AS a fey young lad growing up in Reading, Berkshire, England, Simon Doonan lived with his nose buried in fashion magazines, putting on fashion shows in the attic with his sister, garbed in their mum’s clothes. One Sunday morning, Doonan’s father Terry interrupted one of the shows. “Sensing there might be a pansy among the begonias,” the elder Doonan pulled young Simon to a window with a view of Reading Gaol, the Victorian prison where a certain playwright spent two years at hard labor. “Homosexuals lead lonely lives,” he told Simon. “They get beaten up and thrown in jail, just like Oscar Wilde. They get blackmailed too. They often commit suicide.”
His father’s warning did nothing to deter the fashion-obsessed teenager, who came of age in the Swinging Sixties, from “aggressively pursuing fabulosity, fashion, and music.” He became obsessed with early ’70s glam rock, especially that of David Bowie and his “Spider from Mars” guitarist Mick Ronson. In an interview with Bowie, Simon learned about Andy Warhol and the Velvet Underground, and his obsessions grew to include Lou Reed.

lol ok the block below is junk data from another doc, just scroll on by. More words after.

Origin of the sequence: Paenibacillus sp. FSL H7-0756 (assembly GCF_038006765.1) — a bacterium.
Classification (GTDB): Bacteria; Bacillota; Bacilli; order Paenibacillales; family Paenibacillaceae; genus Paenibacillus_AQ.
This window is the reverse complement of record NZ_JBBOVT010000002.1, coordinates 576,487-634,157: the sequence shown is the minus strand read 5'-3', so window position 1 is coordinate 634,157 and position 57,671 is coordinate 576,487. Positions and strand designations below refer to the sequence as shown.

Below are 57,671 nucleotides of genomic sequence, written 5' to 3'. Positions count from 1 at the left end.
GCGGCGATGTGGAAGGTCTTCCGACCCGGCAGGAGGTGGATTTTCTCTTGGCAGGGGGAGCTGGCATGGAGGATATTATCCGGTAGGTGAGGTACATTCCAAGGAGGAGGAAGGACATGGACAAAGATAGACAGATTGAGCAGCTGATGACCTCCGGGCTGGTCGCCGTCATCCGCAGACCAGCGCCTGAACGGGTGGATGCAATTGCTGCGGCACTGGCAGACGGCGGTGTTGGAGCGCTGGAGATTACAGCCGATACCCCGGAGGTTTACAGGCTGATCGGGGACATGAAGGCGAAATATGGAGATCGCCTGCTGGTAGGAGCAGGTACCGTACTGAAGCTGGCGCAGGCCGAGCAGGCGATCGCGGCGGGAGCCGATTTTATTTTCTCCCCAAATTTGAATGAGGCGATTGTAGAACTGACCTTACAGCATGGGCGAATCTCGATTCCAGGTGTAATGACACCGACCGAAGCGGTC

Doonan writes that the year 1972 was pivotal not only in his life but for social change in general. “The counter-culture of the late ‘60s [had]loosened up the stays of midcentury respectability. … Notions of sexual liberation, gender equality, androgyny, camp, unisex style, [and]bisexuality are endlessly dissected.” That year, Sweden became the first country to legalize gender-affirming surgery, San Francisco outlawed employment discrimination based on sexual orientation, and London held its first Gay Pride parade. The time was ripe, Doonan writes, for hitherto unimaginable change. For Doonan, two seminal albums appeared that year: Bowie’s Ziggy Stardust and the Spiders from Mars and Lou Reed’s Transformer.
Hank Trout has served as editor at a number of publications, most recently as senior editor for A&U: America’s AIDS Magazine.